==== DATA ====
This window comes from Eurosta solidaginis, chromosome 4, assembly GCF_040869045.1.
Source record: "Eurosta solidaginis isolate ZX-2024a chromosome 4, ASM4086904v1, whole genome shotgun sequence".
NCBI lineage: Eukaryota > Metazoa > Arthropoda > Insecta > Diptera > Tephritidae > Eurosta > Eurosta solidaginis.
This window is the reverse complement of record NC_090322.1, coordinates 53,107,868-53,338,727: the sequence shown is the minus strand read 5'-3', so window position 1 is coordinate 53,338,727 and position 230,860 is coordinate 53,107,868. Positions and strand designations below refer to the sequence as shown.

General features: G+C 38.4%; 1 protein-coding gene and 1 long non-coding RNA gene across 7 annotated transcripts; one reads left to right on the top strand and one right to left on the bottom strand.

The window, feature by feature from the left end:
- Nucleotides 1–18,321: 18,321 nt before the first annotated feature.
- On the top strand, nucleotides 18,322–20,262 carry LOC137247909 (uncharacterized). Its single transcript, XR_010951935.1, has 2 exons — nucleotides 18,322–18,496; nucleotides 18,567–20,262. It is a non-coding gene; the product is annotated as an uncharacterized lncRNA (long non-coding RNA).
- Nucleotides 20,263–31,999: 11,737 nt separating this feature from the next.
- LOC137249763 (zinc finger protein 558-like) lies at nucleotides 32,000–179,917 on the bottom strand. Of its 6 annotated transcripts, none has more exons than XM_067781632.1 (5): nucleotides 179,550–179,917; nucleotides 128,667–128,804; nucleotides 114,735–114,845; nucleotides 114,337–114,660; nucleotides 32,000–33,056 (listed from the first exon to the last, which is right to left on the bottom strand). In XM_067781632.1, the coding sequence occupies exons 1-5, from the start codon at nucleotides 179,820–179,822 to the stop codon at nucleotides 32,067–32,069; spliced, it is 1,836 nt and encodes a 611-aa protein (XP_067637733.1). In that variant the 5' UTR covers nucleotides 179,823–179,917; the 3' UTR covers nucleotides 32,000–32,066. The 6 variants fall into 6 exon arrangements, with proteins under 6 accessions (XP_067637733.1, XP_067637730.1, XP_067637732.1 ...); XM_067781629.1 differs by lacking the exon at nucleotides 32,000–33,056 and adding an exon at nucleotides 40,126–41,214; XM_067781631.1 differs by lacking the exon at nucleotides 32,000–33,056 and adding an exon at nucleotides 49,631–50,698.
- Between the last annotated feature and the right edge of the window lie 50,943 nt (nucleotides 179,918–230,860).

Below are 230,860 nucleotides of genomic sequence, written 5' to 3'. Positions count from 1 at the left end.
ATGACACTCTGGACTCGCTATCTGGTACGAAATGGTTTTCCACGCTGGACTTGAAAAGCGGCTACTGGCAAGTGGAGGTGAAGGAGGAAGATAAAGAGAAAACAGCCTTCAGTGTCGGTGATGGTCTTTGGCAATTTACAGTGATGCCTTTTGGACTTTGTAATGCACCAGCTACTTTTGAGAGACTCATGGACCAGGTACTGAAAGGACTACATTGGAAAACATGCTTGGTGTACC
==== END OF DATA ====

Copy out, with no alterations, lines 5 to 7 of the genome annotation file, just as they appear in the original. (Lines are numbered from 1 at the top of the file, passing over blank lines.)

General features: G+C 38.4%; 1 protein-coding gene and 1 long non-coding RNA gene across 7 annotated transcripts; one reads left to right on the top strand and one right to left on the bottom strand.

The window, feature by feature from the left end:
- Nucleotides 1–18,321: 18,321 nt before the first annotated feature.